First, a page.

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Post-treatment control of HIV appears rare, biomarkers may help predict viral rebound
Liz Highleyman, 2015-11-04 08:10:00
Only four individuals out of nearly 5000 people
receiving care at US military health facilities were found to exhibit immune
control of HIV after starting antiretroviral therapy (ART), achieving viral
suppression and interrupting treatment, according to a presentation at IDWeek
2015 last month in San Diego. A recently published related study identified
several biomarkers that may help predict who will be post-treatment
controllers, a useful tool for HIV cure research.
Post-treatment controllers are people with HIV
who start antiretroviral therapy (in some cases during acute or primary
infection), reach a very low or undetectable viral load and then stop
treatment, either as part of structured treatment interruption research or for
other reasons such as patient choice or loss to follow-up. The French VISCONTI cohort is the most well-known group of post-treatment
controllers. Infants treated very early, like the ‘Mississippi Baby’, seem to be a different phenomenon, as are
so-called ‘elite controllers’ who maintain viral control without ever going on
Matthew Perkins of Walter Reed National Military Medical Center and colleagues from several
other military health facilities around the US aimed to determine how many
post-treatment controllers were among participants in the HIV Natural History Study Cohort, which has followed people living with HIV since 1986 at six major
military treatment facilities. Participants are seen about once every six
months, at which time they have a physical examination, give a sample of blood for
viral load testing and their ART regimen is documented.
The researchers retrospectively analysed medical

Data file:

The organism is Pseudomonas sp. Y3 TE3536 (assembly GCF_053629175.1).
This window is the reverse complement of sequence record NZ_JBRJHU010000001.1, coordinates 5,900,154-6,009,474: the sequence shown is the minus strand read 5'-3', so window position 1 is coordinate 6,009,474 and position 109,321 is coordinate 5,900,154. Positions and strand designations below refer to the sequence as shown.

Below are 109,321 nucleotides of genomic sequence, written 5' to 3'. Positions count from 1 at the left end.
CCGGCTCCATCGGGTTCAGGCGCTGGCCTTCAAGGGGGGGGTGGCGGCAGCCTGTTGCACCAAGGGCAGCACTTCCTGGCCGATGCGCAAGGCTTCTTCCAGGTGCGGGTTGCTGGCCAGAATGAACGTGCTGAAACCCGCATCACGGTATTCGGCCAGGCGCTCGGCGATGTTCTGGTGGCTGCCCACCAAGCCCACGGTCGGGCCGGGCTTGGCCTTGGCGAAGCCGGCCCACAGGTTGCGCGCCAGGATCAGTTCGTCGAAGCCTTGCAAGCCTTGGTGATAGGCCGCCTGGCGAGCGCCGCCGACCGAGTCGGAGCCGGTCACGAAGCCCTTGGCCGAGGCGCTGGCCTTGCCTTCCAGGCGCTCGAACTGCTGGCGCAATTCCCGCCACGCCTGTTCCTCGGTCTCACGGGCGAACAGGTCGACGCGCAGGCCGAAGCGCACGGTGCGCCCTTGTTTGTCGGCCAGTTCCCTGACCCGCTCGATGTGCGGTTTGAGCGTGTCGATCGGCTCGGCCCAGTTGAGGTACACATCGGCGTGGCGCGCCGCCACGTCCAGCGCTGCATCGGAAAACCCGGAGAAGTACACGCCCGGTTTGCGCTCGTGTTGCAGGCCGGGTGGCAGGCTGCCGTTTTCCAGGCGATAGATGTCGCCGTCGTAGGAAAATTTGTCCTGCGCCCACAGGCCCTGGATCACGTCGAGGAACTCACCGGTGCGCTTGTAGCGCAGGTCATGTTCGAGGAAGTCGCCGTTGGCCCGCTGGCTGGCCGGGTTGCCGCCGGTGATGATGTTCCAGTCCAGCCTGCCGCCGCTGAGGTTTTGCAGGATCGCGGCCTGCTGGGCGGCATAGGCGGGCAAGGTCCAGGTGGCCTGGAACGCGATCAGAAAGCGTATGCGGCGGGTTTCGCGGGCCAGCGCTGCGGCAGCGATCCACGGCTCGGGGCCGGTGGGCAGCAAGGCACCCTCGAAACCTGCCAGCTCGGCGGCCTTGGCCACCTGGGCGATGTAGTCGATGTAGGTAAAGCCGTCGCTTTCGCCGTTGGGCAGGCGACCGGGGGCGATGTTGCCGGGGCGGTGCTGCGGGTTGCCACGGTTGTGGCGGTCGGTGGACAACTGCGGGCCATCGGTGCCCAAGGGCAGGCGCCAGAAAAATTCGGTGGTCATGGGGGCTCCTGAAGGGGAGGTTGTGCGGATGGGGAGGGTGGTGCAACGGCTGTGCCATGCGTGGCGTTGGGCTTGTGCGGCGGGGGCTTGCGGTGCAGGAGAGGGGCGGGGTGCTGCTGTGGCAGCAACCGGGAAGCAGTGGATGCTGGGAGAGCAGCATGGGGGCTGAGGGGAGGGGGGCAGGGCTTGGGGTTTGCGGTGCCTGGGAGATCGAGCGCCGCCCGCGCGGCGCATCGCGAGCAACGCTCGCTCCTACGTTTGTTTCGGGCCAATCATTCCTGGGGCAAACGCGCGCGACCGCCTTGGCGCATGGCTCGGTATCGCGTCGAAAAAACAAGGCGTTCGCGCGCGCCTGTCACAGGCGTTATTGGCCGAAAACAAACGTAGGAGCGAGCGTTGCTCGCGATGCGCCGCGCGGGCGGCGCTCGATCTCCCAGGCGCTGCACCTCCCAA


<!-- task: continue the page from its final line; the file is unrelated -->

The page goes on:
records from 4685 cohort participants with clade B HIV. The analysis was
limited to 3480 people who had a pre-treatment viral load of at least 1000
copies/ml, indicating that they were not elite controllers. Within this group,
2115 had been on ART and had suppressed viral load (<400 copies/ml) for at
least two years. Of these, 85 stopped ART and had an available viral load
measurement done at least 30 days after treatment discontinuation.
Among the 85 people who stopped treatment, 81
experienced rapid viral rebound (>400 copies/ml) after ART
discontinuation. But four individuals maintained viral suppression for six
months or more off treatment. Of these, two were classified as ‘transient
controllers’, having viral suppression for at least six months but less than two
years, while the other two were ‘durable controllers’, having suppressed virus
for two years or longer.
Three of the people with post-treatment viral
suppression were men, all were black and their ages ranged from 21 to 38 years.
All had started taking ART during
chronic infection, about one to five years after seroconversion. Their
pre-treatment viral loads were low: 1008; 2011; 35,454; and 46,773 copies/ml. All
had viral loads <50 copies/ml at six months after treatment discontinuation.
The two transient controllers maintained viral
suppression off ART for approximately nine months (267 days) and about a year
and a half (575 days). One durable controller had suppressed virus for nearly three
years (1058 days). The other restarted ART after more than two years (794
days), having not yet experienced viral rebound, because his partner wanted to
“The results of our study
are consistent with the rarity of post-treatment controllers reported in the
literature,” the researchers concluded. “While our numbers are too small to
suggest any associations between demographic characteristics or medical history
and post-treatment control, it is interesting to note that all four
post-treatment controllers were African American, one had previously been
treated for lymphoma, and one was undergoing treatment for hepatitis C.”
They noted that these are
the first known reports of post-treatment control in people who started ART
during chronic infection – other post-treatment controllers identified to date,
including the VISCONTI cohort and SPARTAC participants (see below), started ART
very soon after infection.
“The existence of patients who spontaneously
control HIV infection suggests that a functional HIV cure may be possible and
investigations into these patients’ immunologic characteristics may yield clues
to how this could be achieved,” they suggested.